Object-oriented programming

Object-oriented programming is a programming paradigm that extends the imperative programming approach by organizing code in a way that collects logic and data together into units called objects. Objects contain data in the form of fields called attributes and procedures called methods.

Classes or prototypes are like a blueprints for an object. It contains no data but rather defines what attributes and methods an instance of the class may contain. An instance inherits the structure provided by the class or prototype.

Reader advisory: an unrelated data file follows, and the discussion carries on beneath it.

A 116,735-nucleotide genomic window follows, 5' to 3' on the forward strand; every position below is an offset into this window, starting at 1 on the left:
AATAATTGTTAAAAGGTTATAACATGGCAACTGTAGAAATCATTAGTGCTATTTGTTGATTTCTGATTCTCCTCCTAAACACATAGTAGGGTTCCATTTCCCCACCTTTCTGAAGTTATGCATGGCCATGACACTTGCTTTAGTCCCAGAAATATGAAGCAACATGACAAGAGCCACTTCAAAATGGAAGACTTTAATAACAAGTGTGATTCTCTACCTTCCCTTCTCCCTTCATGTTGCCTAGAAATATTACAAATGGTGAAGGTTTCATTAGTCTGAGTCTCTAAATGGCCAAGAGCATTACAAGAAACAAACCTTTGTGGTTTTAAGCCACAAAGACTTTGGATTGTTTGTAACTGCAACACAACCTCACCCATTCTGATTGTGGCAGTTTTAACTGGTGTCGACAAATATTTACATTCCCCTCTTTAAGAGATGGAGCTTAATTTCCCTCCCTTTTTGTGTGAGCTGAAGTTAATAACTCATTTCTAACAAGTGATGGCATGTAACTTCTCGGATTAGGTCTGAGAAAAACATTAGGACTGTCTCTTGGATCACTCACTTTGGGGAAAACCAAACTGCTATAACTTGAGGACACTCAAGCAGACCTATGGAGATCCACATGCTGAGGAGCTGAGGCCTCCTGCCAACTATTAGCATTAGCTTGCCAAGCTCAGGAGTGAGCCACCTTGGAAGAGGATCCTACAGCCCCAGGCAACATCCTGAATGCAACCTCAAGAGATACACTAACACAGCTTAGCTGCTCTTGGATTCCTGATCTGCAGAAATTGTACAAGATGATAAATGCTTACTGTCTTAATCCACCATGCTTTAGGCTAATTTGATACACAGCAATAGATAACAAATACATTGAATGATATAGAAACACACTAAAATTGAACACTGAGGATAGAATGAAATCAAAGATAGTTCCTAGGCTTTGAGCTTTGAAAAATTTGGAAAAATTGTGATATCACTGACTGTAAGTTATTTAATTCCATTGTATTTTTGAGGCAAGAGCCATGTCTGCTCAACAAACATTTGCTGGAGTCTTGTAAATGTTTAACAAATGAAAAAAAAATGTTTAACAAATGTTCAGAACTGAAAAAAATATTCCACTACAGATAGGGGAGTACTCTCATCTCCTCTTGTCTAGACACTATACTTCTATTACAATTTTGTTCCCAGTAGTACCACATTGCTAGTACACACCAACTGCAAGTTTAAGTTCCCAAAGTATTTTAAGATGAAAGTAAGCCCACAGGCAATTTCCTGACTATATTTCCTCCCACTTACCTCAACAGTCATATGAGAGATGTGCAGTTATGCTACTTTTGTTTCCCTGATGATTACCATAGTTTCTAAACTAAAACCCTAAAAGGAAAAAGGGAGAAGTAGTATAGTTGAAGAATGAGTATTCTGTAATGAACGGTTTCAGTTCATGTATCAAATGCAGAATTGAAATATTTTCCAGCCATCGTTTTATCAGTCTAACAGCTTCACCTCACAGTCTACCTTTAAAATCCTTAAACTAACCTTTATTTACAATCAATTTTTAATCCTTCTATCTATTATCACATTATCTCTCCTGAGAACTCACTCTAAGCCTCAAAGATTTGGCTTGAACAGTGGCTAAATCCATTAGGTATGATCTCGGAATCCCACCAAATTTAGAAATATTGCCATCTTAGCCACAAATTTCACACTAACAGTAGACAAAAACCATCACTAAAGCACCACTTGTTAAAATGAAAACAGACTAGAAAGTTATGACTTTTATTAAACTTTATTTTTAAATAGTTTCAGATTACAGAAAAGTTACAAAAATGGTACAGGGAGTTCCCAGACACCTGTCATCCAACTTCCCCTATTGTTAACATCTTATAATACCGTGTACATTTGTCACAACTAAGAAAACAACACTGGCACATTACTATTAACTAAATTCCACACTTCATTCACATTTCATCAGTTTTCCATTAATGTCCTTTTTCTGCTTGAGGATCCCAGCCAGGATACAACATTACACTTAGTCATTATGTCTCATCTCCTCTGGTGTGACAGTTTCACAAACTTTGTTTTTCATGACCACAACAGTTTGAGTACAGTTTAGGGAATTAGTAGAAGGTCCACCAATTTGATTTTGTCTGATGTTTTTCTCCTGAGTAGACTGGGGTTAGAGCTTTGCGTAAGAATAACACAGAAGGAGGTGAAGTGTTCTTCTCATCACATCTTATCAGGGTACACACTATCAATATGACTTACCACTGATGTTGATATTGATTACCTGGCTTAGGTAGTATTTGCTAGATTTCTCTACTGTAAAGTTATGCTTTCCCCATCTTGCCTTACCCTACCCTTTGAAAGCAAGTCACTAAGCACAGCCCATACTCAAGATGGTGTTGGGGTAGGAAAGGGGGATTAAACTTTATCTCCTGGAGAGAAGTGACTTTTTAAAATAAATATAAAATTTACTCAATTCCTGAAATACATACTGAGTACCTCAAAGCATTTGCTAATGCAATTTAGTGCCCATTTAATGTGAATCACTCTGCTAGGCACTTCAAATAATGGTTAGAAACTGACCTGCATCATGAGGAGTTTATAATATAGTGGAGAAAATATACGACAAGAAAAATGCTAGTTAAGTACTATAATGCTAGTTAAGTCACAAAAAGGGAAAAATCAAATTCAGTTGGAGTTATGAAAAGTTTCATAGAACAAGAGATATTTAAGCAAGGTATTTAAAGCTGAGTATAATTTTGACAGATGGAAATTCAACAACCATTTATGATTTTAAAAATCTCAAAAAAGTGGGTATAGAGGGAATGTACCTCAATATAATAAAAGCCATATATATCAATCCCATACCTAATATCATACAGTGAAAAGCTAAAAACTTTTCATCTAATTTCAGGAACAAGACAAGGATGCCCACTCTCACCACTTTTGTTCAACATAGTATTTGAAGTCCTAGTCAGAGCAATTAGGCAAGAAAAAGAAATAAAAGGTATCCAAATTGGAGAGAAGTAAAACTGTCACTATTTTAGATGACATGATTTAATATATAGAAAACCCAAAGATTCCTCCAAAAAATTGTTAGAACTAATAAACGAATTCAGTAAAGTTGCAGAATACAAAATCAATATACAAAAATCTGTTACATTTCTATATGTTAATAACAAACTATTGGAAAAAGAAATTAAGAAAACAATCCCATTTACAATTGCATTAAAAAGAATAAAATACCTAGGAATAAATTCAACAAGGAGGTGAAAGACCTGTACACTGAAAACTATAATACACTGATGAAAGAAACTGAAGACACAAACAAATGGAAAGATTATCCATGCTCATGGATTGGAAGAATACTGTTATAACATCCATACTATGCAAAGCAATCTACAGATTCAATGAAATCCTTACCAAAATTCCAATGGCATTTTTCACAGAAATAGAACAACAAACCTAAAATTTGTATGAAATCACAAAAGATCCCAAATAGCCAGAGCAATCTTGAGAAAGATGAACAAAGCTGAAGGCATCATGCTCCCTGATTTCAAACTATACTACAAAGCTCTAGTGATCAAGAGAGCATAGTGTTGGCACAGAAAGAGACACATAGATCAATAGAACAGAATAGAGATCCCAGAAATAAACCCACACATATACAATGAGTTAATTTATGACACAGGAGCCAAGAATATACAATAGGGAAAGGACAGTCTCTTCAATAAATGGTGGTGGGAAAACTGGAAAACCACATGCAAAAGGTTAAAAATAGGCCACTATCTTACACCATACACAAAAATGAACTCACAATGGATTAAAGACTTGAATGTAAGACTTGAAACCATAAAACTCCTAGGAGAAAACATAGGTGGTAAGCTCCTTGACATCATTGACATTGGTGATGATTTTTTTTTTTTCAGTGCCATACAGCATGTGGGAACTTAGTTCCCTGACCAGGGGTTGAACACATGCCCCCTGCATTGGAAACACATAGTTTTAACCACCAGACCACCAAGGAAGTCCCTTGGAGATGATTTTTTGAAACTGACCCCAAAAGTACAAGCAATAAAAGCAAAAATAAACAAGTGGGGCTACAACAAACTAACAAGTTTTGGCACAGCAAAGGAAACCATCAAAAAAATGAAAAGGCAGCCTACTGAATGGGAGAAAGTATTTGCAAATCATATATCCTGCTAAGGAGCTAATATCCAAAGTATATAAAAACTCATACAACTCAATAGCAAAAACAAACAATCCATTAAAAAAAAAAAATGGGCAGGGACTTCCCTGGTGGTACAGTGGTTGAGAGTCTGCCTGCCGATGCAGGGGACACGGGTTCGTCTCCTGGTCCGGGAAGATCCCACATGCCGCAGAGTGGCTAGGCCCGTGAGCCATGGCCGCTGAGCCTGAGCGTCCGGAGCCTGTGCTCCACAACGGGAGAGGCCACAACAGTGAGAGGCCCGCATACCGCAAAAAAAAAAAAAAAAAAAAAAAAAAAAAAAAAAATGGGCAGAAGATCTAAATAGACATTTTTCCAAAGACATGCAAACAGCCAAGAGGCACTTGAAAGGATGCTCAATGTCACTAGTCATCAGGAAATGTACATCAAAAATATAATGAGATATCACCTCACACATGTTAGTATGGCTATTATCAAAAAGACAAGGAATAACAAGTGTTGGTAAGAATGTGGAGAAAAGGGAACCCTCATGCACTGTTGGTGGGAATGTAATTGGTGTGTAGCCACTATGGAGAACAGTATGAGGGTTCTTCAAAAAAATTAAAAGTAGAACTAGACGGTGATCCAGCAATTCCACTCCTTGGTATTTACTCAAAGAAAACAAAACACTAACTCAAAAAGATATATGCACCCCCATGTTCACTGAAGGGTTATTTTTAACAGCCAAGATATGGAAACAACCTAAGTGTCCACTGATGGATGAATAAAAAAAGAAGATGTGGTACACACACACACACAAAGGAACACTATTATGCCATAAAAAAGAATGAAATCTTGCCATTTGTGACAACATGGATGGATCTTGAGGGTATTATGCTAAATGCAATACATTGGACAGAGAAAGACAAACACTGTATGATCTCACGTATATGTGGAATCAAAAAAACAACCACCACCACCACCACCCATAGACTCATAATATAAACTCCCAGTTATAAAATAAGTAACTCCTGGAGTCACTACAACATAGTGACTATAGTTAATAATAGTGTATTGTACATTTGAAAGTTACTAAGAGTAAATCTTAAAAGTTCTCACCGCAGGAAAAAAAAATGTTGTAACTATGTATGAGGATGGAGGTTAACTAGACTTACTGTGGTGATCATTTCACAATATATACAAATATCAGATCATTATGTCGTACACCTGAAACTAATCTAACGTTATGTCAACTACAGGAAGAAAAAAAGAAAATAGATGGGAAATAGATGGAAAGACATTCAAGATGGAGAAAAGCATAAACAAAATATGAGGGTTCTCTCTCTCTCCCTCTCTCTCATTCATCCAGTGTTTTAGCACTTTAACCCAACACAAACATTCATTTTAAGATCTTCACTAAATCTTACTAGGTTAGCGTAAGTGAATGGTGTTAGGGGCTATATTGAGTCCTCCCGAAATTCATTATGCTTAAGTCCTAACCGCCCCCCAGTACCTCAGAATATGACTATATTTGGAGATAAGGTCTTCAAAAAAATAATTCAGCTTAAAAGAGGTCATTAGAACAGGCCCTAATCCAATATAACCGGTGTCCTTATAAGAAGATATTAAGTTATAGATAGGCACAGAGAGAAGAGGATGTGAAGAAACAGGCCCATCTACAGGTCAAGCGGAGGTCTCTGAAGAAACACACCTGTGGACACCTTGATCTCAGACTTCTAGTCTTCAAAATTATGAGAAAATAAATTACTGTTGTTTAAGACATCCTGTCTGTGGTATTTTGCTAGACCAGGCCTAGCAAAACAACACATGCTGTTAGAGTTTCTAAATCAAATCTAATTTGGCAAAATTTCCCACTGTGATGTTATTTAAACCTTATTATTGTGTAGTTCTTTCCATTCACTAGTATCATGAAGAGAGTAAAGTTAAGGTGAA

Basic concepts

The four basic concepts of object oriented programming are inheritance, abstraction, polymorphism, and encapsulation.

SOLID design principles

  • Single responsibility - high cohesion
  • Open/closed - open for extension but closed for modification
  • Liskov substitution - if S is a subtype of T, a object of type T may be substituted with any object of subtype S
  • Interface segregation - many client-specific interfaces are better than one general-purpose interface
  • Dependency inversion - depend upon abstractions; not concretions